Both approaches have been used to stabilize eroding banks, especially when infrastructure such as roads and houses is threatened. Several reports, however, suggest that the more commonly used method of stabilizing river banks, rock riprap, negatively impacts fish habitat complexity and aquatic communities including fish. Additionally, several reports suggest that wood is an important ecological component of aquatic systems, and fish and other aquatic life often occur in greater densities and diversity at locations associated with wood. As a result, large wood complexes, such as engineered logjams, are viewed as an alternative tool for bank stabilization and stream restoration. Therefore, bank stabilization with engineered logjams may provide the dual benefit of protecting infrastructure and conserving aquatic natural resources, such as fish populations, when compared to alternative stabilization techniques.
USFWS and WSDOT are conducting the Hoh River study to compare fish habitat diversity, fish density, growth, survival, movement, and species diversity in Hoh I and Hoh II. Fieldwork started in August 2009 with two study components. Fish survival in both Hoh I and Hoh II was estimated and compared between sites by capturing, tagging, and recapturing fish at a later date. A total of 495 fish were tagged with passive interrogated transponder (PIT) tags between the two sites. The second study component relied upon acoustic tagging technology to provide spatial information in order to identify how fish utilize the engineered logjams at the Hoh I site. In this second effort, USFWS technicians and biologists deployed a series of sound recorders called hydrophones on the river bottom. Twenty-nine fish were captured and surgically implanted with an acoustic tag. The hydrophones passively tracked the location and movement of the tagged fish over a couple of weeks. Preliminary results from Hoh River study indicate that engineered logjams are a valuable technique for bank stabilization projects and can provide favorable habitat for juvenile salmonids when compared to sites utilizing other bank stabilization methods.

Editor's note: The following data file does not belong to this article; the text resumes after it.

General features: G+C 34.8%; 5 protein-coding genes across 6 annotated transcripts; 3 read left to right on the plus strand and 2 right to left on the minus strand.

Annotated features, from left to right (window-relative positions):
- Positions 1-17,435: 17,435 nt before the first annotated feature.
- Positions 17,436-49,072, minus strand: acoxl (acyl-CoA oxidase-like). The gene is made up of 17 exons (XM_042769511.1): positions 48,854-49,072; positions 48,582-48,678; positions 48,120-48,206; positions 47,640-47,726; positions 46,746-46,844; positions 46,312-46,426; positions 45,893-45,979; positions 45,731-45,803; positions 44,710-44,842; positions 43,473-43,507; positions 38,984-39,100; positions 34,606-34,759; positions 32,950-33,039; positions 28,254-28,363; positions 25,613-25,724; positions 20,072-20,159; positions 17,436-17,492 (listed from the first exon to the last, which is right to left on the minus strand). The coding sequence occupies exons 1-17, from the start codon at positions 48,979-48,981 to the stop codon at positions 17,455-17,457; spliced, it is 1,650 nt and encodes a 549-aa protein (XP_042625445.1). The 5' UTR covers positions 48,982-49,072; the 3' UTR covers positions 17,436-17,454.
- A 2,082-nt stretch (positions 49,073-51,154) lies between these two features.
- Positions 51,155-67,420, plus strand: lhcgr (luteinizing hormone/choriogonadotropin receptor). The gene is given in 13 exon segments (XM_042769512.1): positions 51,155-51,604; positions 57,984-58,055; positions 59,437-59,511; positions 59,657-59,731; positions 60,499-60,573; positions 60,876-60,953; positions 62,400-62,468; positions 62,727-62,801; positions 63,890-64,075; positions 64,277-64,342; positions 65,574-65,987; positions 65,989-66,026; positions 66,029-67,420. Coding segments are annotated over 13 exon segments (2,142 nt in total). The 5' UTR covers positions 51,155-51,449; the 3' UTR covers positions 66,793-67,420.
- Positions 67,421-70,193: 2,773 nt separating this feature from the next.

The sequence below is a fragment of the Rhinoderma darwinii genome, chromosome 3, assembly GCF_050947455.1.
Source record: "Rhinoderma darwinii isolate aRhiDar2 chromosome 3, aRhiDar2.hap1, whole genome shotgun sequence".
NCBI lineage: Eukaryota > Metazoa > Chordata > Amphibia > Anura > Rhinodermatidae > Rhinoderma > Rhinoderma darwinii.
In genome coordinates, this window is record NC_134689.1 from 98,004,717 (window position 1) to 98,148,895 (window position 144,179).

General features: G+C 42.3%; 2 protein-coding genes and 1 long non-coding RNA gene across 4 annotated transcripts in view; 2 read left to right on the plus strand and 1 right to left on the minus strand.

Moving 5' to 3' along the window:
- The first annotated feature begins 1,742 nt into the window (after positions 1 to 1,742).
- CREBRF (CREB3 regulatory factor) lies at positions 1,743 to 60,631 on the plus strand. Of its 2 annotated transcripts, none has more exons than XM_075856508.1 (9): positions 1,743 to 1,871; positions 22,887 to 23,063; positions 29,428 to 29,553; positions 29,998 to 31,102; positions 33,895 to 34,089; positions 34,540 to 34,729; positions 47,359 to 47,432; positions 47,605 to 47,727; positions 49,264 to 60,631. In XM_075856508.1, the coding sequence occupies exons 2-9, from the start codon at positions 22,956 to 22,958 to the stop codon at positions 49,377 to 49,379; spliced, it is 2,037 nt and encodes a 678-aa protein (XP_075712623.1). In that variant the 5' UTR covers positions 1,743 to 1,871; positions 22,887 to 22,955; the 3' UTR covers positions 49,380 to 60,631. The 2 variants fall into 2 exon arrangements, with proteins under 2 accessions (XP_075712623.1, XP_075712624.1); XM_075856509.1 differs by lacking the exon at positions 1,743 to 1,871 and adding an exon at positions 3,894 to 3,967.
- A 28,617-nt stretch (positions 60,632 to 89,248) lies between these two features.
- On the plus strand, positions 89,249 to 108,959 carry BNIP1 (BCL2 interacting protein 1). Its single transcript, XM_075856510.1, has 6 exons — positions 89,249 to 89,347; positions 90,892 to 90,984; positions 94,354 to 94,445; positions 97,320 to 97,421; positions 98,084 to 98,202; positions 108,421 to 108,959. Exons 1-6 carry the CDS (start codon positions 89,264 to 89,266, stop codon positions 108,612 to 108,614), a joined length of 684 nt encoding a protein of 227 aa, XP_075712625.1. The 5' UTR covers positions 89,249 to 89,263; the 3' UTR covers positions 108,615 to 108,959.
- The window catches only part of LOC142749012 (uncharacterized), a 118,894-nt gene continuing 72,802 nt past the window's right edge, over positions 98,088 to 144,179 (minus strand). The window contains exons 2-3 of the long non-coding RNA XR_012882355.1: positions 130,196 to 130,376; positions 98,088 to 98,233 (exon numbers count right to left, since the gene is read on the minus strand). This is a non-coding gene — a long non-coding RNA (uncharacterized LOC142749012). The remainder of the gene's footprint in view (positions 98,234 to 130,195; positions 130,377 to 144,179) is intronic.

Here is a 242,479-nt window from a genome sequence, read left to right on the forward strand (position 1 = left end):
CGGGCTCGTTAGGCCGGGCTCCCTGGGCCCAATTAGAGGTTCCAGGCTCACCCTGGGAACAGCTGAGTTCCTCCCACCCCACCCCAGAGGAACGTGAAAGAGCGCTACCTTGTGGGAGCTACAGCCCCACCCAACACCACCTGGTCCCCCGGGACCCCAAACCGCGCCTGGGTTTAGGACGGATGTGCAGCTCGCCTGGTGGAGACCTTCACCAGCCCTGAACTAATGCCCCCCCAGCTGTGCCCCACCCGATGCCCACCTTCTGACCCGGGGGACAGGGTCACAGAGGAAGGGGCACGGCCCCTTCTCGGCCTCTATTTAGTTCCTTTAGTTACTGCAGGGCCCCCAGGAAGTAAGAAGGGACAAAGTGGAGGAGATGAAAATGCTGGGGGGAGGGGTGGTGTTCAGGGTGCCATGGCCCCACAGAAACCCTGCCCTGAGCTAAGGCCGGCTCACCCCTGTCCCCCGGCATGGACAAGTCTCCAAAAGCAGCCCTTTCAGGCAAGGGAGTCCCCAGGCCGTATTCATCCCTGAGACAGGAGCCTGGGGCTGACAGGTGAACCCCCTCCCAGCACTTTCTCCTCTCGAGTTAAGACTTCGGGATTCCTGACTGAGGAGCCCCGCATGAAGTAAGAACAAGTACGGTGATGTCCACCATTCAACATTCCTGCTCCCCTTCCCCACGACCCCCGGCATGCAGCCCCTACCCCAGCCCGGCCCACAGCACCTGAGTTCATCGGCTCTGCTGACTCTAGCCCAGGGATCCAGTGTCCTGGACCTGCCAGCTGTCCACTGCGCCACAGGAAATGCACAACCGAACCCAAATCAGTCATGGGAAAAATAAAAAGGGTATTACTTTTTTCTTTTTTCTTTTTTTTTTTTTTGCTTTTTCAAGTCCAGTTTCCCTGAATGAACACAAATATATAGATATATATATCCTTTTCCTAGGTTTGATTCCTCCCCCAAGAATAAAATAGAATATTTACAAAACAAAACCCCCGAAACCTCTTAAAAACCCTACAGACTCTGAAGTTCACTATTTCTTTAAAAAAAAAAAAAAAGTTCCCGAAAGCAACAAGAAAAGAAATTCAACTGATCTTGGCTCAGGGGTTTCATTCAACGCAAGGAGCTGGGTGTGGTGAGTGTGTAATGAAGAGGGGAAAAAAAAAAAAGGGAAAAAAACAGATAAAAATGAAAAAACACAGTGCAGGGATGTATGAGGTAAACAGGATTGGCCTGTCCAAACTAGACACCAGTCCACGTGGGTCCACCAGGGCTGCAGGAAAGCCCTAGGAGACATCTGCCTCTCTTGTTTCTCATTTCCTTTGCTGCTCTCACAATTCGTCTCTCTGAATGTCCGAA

In August 2010, we plan to PIT tag more fish at both sites. We are also preparing to collect habitat information in order to describe differences in the habitat quality and quantity from the perspective of fish in the study areas. Check back for postings of our upcoming fieldwork!